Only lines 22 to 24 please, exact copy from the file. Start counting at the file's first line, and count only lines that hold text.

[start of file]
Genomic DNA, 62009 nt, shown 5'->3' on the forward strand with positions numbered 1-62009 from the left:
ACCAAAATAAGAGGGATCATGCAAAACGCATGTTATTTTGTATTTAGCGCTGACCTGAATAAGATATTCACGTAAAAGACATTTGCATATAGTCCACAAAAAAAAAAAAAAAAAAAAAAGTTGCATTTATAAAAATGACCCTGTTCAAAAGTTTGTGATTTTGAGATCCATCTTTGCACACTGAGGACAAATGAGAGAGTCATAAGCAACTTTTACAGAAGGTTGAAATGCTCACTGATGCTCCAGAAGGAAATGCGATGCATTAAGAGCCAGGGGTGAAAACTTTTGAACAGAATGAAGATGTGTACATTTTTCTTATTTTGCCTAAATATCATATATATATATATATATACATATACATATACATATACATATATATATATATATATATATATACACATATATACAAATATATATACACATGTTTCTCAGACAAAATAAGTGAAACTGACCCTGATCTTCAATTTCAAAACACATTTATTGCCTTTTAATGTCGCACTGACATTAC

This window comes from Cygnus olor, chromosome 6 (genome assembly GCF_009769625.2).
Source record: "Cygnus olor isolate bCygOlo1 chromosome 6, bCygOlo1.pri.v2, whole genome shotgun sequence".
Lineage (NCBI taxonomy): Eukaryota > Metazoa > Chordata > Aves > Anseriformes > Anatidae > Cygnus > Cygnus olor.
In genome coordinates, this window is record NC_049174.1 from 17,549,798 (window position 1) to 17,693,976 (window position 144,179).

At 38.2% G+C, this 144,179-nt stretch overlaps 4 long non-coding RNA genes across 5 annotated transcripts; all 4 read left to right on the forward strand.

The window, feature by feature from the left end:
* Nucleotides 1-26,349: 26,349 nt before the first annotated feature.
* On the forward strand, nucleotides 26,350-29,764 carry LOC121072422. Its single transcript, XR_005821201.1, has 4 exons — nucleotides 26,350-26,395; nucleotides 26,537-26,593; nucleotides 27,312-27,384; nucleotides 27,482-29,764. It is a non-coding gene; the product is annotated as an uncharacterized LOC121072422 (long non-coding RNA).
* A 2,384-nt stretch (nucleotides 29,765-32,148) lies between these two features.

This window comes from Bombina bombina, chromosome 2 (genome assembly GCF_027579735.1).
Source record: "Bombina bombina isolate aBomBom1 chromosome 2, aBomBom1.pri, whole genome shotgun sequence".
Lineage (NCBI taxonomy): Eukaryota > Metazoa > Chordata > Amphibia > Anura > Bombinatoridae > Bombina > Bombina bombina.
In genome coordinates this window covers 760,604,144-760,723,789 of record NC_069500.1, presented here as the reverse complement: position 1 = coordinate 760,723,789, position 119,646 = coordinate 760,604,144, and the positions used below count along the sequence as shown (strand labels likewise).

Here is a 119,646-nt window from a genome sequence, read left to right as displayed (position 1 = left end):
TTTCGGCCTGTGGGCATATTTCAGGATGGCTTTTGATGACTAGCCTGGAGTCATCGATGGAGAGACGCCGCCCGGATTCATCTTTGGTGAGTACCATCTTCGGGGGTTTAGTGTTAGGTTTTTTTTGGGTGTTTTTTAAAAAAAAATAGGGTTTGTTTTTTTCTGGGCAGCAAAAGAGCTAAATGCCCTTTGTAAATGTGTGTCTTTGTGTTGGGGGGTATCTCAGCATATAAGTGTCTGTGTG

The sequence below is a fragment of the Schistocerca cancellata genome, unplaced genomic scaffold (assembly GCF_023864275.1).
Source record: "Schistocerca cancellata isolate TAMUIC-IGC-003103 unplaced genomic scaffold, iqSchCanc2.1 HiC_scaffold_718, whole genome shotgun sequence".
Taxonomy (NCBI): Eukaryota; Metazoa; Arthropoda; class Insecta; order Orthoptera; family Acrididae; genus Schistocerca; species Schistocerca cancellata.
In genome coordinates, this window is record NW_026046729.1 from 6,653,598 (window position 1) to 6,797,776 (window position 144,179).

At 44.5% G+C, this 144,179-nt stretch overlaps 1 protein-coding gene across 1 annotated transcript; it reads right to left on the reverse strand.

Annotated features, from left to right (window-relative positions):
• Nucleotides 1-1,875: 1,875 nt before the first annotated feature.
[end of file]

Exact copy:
At 44.5% G+C, this 144,179-nt stretch overlaps 1 protein-coding gene across 1 annotated transcript; it reads right to left on the reverse strand.

Annotated features, from left to right (window-relative positions):
• Nucleotides 1-1,875: 1,875 nt before the first annotated feature.